Bringing Out Your Child’s Inner Performer

It could help bring a shy child out of their shell. Equally, it could help a boisterous child let off steam. Playing at theatrical or performing arts with your kids will have a lot of benefits – and they are great way to channel children’s imaginations and creative energy. Here are a couple of ideas for ways to bring your child’s inner actor out into the limelight.

Bringing Out Your Child’s Inner Performer

Improvisation And Acting

An easy starting point is to simply play at dressing up. Costumes are easy to improvise, most of the basics you will be able to find in the home already.  Staples include a prince or princess, a policeman or woman, a doctor, an explorer, or a Bollywood star. With each costume, give your child an instruction to pretend to be that character for a few minutes.

Any simple improvisation game (“Pretend to be a teacher.” “Pretend you are a doctor and that a patient has come into the hospital with a sore foot.”) will encourage most kids to put on a show and get into the spirit of acting.

Link any acting challenge to what your kids are learning about in school, or their favourite hobbies as a way of reinforcing their knowledge. For instance, if they are learning about wildlife in the classroom, ask them to pretend to be a bird during the game.

As a parent, your job is to create a positive and supportive atmosphere to encourage the kids and build their self-esteem. Do not criticise their performing abilities or push them too hard.

Music And Performance

Another simple challenge is to create a mini comedy routine. Don’t underestimate the importance of funny jokes for kids for their development! Encourage your children to look up jokes and then deliver these to the audience. If they have a favourite story or poem, ask them to read it out loud on stage.

Play music on speakers for your children to lip-sync and dance to. Give them an opportunity to sing their favourites tunes solo or as a group. Invite them to make up a brand new song and “perform” it for the audience. There are a lot of possibilities!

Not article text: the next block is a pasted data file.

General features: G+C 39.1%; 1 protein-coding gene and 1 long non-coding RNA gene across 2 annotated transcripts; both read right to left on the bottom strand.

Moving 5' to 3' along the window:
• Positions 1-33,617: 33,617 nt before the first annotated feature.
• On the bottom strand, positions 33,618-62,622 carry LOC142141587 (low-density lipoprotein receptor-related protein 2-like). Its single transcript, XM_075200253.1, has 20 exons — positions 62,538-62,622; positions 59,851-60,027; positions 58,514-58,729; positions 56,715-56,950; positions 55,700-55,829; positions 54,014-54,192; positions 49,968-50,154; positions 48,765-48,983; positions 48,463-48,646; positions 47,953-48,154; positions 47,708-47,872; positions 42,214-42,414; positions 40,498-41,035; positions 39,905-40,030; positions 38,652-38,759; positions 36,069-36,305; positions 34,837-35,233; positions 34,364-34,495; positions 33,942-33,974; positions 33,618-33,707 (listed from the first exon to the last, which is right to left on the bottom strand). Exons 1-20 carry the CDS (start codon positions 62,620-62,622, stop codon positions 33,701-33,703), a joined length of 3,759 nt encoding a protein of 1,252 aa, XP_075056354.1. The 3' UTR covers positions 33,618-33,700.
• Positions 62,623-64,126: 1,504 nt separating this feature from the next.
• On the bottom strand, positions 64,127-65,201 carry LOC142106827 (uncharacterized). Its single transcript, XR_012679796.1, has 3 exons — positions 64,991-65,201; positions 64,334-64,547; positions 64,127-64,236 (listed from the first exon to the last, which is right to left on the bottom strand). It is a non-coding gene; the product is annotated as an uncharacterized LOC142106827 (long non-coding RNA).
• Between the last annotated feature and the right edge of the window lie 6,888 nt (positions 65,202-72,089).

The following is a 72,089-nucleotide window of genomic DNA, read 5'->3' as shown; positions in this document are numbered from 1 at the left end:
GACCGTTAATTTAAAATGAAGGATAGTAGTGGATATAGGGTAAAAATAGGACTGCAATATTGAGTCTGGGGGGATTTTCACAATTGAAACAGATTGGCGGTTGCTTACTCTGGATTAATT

Simple musical instruments can be created at home to provide accompaniment to any song. Plastic tubs of half-full of rice can be used as shakers, and bowls can be converted into drums. In no time at all you will have created an impromptu band!

The Benefits Of Acting Games

These simple games will teach your children a lot of useful skills for later in life. It is a chance for them to practice public speaking – what it means to speak slowly and clearly for the benefit of an audience. It is a safe environment for shy children to get used to standing up in front of a group.

As a parent it can be useful observing which activities your children really enjoy, especially if the kids have never taken part in theatrical or performance-based activities before. If one of your offspring really loves dancing around the living room, perhaps it would be beneficial for them to enrol in a dance class?

Lastly, the medium of acting gives an opportunity to discuss with children the socially appropriate behaviours for different situations.

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